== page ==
Unlike liquid tumors, solid tumors embedded in organ tissue may be poorly accessible to circulating CAR-T cells. Upon arriving, the poorly oxygenated tumor microenvironment is like caltrops defending against the encroaching immune response. Furthermore, sold tumors are made up of many distinct cell types with different antigens, warranting multiple CARs to keep up the assault. Modifications such as oxygen-sensitive modules could optimize CAR-T treatment for solid tumors, but this is a remaining challenge for the field.

A bigger challenge for all CAR-T treatments is to improve safety. One of the ways T cells unleash havoc is by spraying out pro-inflammatory molecules, called cytokines, that recruit other immune cells to join the fray. If the CAR-T cells are too potent, or if there are too many of them, the patient is swamped in cytokines, resulting in a severe inflammatory condition called cytokine release syndrome (CRS). In the successful Novartis trial, nearly half of the patients experienced this side effect, though they all recovered. Most CRS sufferers experience a high fever that recedes in the two weeks following treatment.

But in the worst cases of CRS, which get dubbed cytokine storm, that fever can lead to a fatal swelling of the brain. Earlier this year, Juno Therapeutics halted one of its CAR-T trials in response to five cumulative deaths since last year. Before being acquired by Gilead, Kite Pharma also reported three trial deaths. The most recent death came in Cellectis’s CAR-T trial, nine days post-treatment. The CRS conundrum is a balancing act: a weak immune response will be insufficient to defeat the cancer, but overactivation causes toxic inflammation and death. If that balance can be struck to reduce the incidence of CRS, it could push CAR-T past chemotherapy and radiation to the forefront of treatment options.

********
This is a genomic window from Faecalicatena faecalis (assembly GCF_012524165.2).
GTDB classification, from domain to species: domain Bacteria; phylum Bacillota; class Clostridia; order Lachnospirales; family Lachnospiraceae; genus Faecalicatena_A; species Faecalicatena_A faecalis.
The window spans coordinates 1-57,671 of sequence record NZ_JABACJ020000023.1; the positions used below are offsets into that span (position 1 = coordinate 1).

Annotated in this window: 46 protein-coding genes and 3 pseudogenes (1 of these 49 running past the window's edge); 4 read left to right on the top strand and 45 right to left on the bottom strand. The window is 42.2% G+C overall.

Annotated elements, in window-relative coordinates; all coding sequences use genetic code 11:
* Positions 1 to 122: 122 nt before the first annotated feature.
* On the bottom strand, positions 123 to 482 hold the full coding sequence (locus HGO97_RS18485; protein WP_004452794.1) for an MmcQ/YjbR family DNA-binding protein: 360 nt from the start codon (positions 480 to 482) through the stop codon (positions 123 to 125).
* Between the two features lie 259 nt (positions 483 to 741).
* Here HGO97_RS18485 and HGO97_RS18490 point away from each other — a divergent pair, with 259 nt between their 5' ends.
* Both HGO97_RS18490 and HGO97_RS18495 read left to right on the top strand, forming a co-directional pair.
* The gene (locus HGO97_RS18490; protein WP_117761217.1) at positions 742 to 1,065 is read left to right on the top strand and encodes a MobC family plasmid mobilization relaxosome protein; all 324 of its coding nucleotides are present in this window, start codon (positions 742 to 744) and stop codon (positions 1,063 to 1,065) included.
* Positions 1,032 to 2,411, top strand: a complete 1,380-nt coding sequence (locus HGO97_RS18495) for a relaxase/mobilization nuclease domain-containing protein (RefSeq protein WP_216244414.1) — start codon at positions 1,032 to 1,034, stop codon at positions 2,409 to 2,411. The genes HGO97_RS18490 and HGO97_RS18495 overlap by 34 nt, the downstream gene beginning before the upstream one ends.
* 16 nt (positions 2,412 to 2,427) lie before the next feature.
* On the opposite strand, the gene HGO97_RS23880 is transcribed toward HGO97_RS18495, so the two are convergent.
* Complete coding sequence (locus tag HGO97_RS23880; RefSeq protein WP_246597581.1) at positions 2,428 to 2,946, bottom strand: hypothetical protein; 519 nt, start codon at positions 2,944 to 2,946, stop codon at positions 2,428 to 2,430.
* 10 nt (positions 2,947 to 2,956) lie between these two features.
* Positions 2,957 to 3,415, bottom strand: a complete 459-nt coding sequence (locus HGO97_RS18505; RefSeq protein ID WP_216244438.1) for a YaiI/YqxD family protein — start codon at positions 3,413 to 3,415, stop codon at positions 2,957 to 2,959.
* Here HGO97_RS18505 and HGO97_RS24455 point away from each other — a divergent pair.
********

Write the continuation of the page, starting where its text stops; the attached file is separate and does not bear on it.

The excitement around CAR-T may not yet be at its crescendo. As of this writing, nearly 400 CAR-T clinical trials are registered with the FDA, some even targeting brain tumors. But CAR-T is not some miracle cure. CRS is a potentially deadly side effect that many patients will suffer. And for those without means, successful remission may mean a lifetime of debt: the cost of the two approved CAR-T treatments, eachlisted in the hundreds of thousands of dollars, is expected to spiral over $1 milllion per patient.

But we also shouldn't be so jaded as to miss the astounding impact CAR-T is already having. Fittingly, childhood ALL was the proving ground for a risky new treatment in patients who'd run out of options. If only Sidney Farber could see us now.